Is Nielsen Telling the Truth About TV Ratings?
By Movieguide® Staff
Major TV networks called out Nielsen, the company responsible for auditing their audiences, claiming that Nielsen should submit to a third-party audit themselves.
Nielsen was responsible for counting audience viewership for television during the pandemic for networks like CBS, ABC and NBC. According to Variety, it is seen as the authority on TV ratings and the “bedrock of advertising deals for TV programs.”
The VAB, which represents the TV networks, said Ernst and Young should audit Nielsen. The major networks’ central frustration is that Nielsen’s system undercounted viewership in 2020 as the world went into lockdown.
“I am conveying to you in the strongest possible terms the VAB’s profound dissatisfaction and concerns with Nielsen’s handling of our industry’s months-long urging for rightsized remedies to shortfalls in the company’s COVID period TV usage and measurement data,” Sean Cunningham, the CEO of the VAB wrote in a letter to David Kenny, the CEO of Nielsen.
Cunningham suggested that a third-party, independent auditor “will be tasked to verify the accuracy of Nielsen’s outcomes data during the March 2020 – March 2021 time period. As part of the independent ‘outcomes’ audit process, the auditor will have the ability, autonomy, and authority to create a recommendation that could include market-facing numerical adjustment factors.”
At issue, according to the networks, is a Nielsen decision to keep its field agents out of the homes that participate in the company’s measurement process. The networks are concerned that Nielsen did not maintain its outreach to panelists whose activity it uses to monitor viewing of TV programs, and also believe Nielsen counted homes that residents may have left during the pandemic as Americans relocated to be closer to family. In the letter, Cunningham said the networks believe Nielsen’s tabulations included a slight increase of ‘zero-viewing TV homes’ and that Nielsen was grappling with ‘a 20 percent loss of the panel’ during the pandemic.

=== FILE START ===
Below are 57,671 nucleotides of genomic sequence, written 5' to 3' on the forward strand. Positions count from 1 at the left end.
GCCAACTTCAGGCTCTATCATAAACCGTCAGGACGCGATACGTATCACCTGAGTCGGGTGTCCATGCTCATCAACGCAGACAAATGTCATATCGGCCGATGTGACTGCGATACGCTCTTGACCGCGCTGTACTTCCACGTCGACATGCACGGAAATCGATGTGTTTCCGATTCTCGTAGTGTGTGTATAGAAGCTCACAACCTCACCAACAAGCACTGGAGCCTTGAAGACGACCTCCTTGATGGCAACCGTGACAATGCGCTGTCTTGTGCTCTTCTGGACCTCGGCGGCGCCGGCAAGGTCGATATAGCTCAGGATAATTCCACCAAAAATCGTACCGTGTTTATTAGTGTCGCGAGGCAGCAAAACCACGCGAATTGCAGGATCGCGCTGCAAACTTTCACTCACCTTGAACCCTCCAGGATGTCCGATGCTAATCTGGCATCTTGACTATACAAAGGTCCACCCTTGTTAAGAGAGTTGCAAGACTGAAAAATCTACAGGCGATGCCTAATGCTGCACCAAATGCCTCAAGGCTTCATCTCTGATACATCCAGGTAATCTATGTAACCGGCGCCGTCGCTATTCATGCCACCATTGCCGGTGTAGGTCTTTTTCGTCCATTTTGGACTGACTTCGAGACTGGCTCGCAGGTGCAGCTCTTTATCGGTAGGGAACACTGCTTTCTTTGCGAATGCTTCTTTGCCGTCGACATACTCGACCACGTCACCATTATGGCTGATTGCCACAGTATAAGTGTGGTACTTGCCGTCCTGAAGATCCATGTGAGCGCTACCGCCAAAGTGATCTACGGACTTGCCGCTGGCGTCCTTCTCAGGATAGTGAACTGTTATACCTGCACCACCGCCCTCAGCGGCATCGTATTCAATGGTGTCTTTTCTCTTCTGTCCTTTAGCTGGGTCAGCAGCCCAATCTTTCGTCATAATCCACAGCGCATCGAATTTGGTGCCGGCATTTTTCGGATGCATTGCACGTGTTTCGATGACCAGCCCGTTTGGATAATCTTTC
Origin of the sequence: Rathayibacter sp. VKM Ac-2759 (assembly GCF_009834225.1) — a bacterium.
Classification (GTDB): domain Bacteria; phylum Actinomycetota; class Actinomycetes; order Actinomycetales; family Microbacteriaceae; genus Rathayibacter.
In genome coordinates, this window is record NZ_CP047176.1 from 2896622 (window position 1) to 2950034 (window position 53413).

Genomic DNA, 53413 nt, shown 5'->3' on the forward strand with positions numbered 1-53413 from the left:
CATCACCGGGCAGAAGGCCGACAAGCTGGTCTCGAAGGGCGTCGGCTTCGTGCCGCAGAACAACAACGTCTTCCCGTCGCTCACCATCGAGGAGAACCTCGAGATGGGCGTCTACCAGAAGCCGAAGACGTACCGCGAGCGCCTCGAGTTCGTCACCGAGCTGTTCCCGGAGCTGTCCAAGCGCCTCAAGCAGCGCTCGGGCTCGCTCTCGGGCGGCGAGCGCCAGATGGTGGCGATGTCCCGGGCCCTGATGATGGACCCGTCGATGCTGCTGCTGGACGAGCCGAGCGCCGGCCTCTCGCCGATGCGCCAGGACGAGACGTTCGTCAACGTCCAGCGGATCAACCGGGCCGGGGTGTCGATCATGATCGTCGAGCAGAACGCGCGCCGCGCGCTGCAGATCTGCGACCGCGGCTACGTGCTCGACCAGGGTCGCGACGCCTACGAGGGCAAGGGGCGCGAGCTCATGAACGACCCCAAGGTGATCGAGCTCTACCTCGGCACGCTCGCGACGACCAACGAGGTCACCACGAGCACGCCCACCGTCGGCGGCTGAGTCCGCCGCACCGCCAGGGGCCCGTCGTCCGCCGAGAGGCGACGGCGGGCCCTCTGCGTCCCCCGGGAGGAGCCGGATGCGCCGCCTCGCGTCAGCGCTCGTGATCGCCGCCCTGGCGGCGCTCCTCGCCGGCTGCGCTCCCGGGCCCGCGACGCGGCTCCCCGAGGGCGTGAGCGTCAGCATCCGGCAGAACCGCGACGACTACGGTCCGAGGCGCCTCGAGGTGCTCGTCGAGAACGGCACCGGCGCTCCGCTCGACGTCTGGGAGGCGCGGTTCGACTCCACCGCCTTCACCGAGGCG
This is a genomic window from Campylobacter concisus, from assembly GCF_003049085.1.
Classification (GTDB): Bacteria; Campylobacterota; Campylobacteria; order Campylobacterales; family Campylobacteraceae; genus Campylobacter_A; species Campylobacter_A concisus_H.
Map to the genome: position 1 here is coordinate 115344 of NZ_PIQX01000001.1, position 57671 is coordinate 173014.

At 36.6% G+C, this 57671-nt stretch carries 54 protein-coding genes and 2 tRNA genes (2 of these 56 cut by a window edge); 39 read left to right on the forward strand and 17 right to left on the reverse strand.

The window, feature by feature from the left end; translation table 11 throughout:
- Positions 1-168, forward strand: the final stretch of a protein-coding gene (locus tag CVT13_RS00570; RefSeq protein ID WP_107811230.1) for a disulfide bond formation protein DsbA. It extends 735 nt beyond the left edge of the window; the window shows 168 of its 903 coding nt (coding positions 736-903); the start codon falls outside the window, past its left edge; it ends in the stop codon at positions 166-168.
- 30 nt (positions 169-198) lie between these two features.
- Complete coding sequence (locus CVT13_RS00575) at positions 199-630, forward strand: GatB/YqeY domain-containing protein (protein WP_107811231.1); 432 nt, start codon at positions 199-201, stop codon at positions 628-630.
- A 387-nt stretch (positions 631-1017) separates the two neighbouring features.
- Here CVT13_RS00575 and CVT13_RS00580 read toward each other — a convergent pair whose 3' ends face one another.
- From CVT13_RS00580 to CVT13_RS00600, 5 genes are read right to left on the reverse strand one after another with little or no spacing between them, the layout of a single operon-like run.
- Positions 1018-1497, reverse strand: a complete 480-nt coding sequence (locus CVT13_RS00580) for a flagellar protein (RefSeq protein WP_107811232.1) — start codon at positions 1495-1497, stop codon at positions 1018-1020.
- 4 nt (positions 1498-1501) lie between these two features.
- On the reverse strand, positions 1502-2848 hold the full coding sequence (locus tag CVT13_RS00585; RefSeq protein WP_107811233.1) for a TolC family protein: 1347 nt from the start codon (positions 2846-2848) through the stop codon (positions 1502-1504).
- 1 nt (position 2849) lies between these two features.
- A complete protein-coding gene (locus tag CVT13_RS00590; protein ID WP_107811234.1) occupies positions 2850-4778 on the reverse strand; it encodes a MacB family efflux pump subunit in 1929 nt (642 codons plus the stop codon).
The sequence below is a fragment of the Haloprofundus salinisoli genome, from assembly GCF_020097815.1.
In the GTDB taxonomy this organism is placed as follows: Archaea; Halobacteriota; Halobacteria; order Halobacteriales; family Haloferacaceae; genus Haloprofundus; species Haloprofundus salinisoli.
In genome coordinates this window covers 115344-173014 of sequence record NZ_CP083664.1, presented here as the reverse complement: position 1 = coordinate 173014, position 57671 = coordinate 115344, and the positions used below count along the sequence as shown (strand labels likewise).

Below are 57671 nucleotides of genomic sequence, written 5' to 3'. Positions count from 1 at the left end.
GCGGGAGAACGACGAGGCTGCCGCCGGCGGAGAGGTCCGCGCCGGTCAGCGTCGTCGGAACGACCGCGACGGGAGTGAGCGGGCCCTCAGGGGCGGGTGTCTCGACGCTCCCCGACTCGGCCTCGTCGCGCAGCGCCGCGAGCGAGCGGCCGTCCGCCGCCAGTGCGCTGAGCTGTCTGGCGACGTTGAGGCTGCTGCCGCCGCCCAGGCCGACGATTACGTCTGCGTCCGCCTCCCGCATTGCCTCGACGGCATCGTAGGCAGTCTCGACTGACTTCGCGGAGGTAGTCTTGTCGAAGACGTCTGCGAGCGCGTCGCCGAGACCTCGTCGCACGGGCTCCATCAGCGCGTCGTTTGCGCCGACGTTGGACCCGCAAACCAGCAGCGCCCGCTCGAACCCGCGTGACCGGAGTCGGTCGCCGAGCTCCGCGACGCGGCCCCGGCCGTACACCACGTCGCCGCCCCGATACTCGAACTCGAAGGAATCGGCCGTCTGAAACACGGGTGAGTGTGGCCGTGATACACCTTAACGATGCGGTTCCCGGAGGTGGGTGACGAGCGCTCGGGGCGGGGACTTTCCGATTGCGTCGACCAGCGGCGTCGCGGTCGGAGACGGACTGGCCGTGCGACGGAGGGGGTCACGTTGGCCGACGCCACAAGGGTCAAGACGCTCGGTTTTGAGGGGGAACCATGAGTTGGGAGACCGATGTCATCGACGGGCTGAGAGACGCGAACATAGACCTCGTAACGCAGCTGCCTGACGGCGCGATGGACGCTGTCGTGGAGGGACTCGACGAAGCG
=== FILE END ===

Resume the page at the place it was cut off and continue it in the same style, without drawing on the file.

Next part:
However, Nielsen’s chief data and research officer Mainak Muzumdar claims that the company system tracks verifiable viewership.
“What we have seen is that the decline in linear is definitely increasing,” Mazumdar told Variety. “There is an increase in streaming, but the decline in linear is not offset by total viewing.”
The network’s displeasure with Nielsen comes ahead of the industry’s annual buying and selling of commercials for the upcoming year based on numbers from the prior year.
Nielsen previously announced they were going to change how they reported TV ratings by 2024.
Nielsen’s new plan, which they call “Nielsen One,” would expand their data collection to encompass other digital venues like cell phones and computers. Instead of calculating the total number of views per household, the new system would allow the media-management company to assess how many unduplicated views happened within a single time window.
Nielsen’s TV data takes a sample of TV viewers across the U.S. and uses that to provide daily percentages for what U.S. households watch, estimate age and gender demographics, and offer approximations for how many total people watched a specific show.
As technology encourages audiences away from TV Networks and towards other digital streaming services like Netflix and Dinsey+, commercials and advertisements—which advertisers and TV networks used to determine their deals—are easily avoided.